I have always been a sucker for a disaster movie. Perhaps it is because it gives me perspective against my anxiety neurotic tendencies. Maybe it’s the cathartic thrill of watching people be braver than I ever want to have to be. Or maybe it’s the parade of celebrity cameos that inevitably populate the screen. Or just the fact that when I get out of the movie theater all I have to worry about is bills, car repairs, grocery shopping, and remembering whether I gave all the animals heart worm medicine this month. The fact there is no world shattering meteor heading our way, or pandemic zombie virus ravaging the country or hostile aliens incinerating national landmarks is a relief.

Over the years I’ve noticed there are formats and factors required of a movie to BE a disaster movie. While no one disaster movie has to have them all they simply must have at least 2 or 3. The more points they have the better and more satisfying the disaster movie. And Geostorm hits a LOT of the hot spots.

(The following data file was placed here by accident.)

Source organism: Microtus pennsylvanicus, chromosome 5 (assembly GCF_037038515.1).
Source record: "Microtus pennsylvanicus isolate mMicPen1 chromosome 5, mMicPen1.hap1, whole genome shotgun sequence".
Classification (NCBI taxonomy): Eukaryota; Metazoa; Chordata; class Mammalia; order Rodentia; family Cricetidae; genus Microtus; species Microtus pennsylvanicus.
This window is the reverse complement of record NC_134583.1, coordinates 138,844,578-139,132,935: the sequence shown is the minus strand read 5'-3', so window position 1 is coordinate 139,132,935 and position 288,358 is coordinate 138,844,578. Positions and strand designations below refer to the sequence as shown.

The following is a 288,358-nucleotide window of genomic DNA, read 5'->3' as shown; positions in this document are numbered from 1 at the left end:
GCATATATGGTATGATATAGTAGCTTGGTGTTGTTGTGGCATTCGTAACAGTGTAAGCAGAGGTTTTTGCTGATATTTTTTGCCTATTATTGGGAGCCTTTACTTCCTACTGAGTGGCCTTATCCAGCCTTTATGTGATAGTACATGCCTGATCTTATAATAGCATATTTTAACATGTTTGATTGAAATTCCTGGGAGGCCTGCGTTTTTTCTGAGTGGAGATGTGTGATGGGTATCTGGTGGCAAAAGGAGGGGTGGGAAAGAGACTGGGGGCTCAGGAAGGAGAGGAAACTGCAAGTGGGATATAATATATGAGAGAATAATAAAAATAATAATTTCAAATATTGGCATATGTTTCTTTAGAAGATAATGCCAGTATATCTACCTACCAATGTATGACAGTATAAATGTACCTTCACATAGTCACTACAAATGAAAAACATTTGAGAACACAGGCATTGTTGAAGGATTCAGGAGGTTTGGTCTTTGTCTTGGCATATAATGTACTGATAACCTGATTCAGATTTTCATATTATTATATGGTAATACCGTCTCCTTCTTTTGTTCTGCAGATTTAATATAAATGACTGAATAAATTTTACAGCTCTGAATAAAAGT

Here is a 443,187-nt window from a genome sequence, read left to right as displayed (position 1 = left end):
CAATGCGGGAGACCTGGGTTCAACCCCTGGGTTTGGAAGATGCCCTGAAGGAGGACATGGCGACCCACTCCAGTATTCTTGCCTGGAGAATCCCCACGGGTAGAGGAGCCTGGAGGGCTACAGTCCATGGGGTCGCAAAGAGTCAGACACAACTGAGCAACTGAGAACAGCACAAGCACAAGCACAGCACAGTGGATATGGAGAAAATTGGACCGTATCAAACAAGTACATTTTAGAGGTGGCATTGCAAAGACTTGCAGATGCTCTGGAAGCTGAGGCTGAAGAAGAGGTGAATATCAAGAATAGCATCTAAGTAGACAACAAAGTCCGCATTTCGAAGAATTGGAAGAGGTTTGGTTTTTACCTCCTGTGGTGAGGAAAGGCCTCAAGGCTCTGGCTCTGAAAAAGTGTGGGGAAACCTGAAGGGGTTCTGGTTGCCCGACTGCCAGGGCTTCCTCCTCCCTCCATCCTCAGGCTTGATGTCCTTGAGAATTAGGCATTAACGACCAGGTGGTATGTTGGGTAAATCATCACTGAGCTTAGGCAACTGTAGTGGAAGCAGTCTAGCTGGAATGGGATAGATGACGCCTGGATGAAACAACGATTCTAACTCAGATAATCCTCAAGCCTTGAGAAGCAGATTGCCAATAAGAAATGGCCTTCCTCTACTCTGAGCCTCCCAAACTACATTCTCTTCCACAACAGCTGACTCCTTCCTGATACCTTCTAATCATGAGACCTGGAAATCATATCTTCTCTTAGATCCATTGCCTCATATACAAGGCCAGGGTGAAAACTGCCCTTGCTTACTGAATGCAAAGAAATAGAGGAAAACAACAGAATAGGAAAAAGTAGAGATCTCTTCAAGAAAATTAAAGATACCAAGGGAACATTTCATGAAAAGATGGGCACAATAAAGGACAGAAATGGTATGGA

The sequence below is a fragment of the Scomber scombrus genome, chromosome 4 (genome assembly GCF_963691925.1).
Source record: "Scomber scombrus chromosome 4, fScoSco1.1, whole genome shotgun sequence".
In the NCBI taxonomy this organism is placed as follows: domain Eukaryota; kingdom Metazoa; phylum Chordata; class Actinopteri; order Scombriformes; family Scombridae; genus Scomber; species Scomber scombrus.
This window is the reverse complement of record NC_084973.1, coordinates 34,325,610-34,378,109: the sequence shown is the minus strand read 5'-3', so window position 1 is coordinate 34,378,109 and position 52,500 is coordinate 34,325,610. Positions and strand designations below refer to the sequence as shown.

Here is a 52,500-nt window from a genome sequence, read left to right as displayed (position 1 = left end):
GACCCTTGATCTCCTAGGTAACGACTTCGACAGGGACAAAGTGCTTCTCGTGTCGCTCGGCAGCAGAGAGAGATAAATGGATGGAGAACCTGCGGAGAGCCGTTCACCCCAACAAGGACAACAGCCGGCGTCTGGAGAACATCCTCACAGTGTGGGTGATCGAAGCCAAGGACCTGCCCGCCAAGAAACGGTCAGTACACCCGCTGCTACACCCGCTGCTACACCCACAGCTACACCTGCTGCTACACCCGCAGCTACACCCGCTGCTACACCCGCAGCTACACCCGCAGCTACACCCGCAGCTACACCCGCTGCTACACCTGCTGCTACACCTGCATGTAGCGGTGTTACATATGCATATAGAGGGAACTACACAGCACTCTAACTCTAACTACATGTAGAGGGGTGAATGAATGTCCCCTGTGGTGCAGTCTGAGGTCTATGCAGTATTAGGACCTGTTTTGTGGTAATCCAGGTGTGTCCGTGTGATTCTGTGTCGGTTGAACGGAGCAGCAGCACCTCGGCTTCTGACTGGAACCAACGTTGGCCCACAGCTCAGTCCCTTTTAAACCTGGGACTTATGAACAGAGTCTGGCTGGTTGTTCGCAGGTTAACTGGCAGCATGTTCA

Geostorm is your classic formulaic disaster movie. And I do NOT mean this as an insult. Just like your standard rom com is structured in a way so familiar it has bred the cliche: Boy meets girl, boy loses girl, boy gets girl back – the audience who goes to see one would be disappointed if that was not what happened. Like buying a McDonald’s hamburger in China, Australia or England – with minor variations – you really expect to get the same burger you’d find in Lake Charles, LA or Taylor, South Carolina or Irvine, California. If you wanted something different you’d have gone somewhere else to eat.